Getty museum of Los Angeles returns antiquities to Italy
The Italian Culture Ministry and the J. Paul Getty Museum have reached an agreement for the return of 40 artifacts to Italy - including a prized statue of the goddess Aphrodite.
It was the latest victory in Italy`s efforts to recover antiquities it says were looted from the country and sold to museums worldwide.
Italy and the Getty also agreed on widespread cultural cooperation, which will include loans of other treasures to the Los Angeles museum, the two sides said Wednesday in a joint statement.
"Both parties declare themselves satisfied with the fact that, after long and complicated negotiations, an agreement has been reached and now they move ahead with a relationship of renewed cooperation," the statement said.
The Getty has denied knowingly buying illegally obtained objects.
Most of the artifacts will be returned within the next few months, according to a calendar drawn up by experts from both sides.
The agreement includes one of the most disputed works, a fifth-century B.C. statue of the goddess Aphrodite, which will remain on display at the Getty until 2010, the ministry said. Italian authorities believe the 7-foot statue, bought by the Getty for $18 million in 1988, was looted from an ancient Greek settlement in Sicily.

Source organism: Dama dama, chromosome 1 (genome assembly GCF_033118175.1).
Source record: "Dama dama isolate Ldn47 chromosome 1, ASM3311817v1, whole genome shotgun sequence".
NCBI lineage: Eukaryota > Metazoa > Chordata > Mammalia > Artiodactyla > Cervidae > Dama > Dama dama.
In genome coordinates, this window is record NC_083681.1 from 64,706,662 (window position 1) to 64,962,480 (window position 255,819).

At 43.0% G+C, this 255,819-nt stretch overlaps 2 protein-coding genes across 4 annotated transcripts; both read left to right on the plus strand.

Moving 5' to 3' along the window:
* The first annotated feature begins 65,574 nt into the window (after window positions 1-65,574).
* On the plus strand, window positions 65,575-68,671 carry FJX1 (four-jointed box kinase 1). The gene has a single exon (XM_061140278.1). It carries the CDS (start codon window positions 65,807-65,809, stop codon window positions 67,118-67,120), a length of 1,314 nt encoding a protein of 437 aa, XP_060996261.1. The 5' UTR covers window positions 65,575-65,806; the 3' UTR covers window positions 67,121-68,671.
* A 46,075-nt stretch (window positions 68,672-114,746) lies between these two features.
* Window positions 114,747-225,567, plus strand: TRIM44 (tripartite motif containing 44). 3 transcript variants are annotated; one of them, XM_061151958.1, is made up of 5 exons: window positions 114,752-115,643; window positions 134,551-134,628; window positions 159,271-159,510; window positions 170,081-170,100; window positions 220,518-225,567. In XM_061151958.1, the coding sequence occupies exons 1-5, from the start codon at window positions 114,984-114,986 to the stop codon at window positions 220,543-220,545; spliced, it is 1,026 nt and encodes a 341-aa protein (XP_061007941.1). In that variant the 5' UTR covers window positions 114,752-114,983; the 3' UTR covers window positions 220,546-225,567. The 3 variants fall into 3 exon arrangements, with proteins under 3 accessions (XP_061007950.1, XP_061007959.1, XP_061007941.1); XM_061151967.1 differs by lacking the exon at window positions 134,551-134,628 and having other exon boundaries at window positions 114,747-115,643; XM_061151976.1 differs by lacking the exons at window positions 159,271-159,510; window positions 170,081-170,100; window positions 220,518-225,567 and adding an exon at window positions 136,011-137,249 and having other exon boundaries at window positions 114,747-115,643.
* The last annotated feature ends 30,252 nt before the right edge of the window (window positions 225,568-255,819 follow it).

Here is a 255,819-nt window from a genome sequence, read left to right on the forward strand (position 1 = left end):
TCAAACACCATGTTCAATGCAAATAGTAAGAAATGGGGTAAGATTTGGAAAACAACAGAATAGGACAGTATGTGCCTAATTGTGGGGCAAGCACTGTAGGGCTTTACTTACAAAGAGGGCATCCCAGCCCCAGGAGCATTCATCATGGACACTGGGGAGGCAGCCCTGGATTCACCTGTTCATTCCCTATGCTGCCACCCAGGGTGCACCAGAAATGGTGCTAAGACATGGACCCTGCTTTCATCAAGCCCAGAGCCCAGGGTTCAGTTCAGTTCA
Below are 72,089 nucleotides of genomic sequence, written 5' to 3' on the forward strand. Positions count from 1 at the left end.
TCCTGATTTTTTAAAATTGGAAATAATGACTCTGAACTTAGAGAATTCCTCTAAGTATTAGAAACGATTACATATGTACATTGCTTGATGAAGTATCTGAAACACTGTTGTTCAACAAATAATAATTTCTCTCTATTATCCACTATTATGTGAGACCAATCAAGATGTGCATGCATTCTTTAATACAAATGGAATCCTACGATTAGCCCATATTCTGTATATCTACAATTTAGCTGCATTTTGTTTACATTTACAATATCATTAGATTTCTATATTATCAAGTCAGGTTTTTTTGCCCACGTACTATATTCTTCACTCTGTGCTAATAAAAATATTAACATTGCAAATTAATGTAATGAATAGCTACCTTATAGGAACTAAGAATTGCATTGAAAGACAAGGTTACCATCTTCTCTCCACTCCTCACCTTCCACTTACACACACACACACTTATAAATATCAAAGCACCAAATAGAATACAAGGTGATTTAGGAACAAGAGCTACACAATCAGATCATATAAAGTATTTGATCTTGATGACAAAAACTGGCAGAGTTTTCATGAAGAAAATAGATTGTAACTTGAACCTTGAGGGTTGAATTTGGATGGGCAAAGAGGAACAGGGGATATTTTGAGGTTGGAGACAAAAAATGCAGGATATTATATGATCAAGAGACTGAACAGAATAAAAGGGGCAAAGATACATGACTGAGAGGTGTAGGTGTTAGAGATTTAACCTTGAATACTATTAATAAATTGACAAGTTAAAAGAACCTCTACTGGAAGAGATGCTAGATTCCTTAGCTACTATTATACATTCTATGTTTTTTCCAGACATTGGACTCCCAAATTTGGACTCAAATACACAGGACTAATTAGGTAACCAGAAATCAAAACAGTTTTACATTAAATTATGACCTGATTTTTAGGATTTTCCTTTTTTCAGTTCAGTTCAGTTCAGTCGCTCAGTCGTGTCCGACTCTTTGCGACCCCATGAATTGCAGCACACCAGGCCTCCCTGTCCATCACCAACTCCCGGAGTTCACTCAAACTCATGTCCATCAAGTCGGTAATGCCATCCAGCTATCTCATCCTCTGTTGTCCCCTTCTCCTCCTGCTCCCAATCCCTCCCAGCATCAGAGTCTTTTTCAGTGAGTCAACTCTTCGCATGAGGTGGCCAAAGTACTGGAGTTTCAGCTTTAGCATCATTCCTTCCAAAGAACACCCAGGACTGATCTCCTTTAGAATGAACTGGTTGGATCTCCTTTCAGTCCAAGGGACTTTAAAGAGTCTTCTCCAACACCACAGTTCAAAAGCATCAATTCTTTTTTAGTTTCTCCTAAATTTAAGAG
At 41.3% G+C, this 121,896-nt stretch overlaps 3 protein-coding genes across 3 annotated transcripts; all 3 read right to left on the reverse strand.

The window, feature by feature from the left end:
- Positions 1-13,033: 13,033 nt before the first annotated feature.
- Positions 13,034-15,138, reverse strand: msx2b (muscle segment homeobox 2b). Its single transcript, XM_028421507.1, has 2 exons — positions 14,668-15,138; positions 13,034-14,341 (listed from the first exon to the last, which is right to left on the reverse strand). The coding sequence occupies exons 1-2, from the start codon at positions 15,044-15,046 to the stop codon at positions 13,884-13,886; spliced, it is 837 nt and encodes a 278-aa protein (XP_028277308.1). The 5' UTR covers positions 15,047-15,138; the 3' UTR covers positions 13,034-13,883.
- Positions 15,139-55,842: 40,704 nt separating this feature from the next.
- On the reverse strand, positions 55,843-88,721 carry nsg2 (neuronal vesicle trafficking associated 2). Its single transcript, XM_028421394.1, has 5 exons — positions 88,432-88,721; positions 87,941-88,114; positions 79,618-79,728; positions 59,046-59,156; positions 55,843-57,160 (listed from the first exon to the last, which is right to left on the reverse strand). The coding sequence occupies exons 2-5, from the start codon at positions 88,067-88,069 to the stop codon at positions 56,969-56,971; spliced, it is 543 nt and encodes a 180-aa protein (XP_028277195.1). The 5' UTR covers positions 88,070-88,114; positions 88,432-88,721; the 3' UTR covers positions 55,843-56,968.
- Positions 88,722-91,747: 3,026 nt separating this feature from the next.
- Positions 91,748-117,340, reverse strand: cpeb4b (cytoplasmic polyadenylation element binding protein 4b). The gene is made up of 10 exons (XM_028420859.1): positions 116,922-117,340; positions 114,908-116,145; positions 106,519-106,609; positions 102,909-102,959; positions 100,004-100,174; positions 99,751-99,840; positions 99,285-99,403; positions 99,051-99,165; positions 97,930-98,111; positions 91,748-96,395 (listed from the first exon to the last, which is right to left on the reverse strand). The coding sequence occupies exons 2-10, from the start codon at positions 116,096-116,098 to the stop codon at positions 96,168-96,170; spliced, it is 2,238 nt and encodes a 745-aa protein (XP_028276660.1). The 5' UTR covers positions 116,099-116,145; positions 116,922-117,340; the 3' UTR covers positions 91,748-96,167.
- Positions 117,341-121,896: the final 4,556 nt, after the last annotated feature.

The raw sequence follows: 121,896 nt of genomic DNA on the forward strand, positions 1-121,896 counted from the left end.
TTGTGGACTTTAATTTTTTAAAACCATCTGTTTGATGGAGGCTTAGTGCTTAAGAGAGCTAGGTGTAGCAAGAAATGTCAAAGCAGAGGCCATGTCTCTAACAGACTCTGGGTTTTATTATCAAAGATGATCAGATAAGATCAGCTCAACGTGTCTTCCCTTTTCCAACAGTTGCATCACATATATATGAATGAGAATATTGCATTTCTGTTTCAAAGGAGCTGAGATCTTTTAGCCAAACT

The Culture Ministry said it would release further details on the agreement at a news conference scheduled for Thursday morning.
The ministry had threatened to suspend all collaboration with the Getty if a deal was not reached by the end of July. Despite the agreement, the fate of some treasures was left hanging.
The two sides agreed to postpone further discussion of at least one key piece that had held up negotiations for months: the "Statue of a Victorious Athlete," a Greek bronze believed to date from around 300 B.C. The museum believes the bronze was found in international waters in 1964 off Italy`s eastern coast and that Rome has no claim on it. The Italians say the statue was pulled up by fishermen off the east-coast town of Fano and that even if the find occurred in international waters, the statue was still brought into the country and then exported illegally.
Italian authorities have launched a worldwide campaign to recover looted treasures and had been at odds with the Getty over dozens of antiquities they say were illegally dug up and smuggled out of the country despite laws making all antiquities found in Italy state property.
Authorities have signed separate deals with New York`s Metropolitan Museum of Art and Boston`s Museum of Fine Arts for the return of a total of 34 artifacts - including Hellenistic silverware, Etruscan vases and Roman statues - in exchange for loans of other treasures.
Italy has also placed former Getty curator Marion True and art dealer Robert Hecht on trial in Rome, charging them with knowingly receiving dozens of archaeological treasures that had been stolen from private collections or dug up illicitly.
The two Americans deny wrongdoing. It was not immediately clear if the political agreement would affect the trial.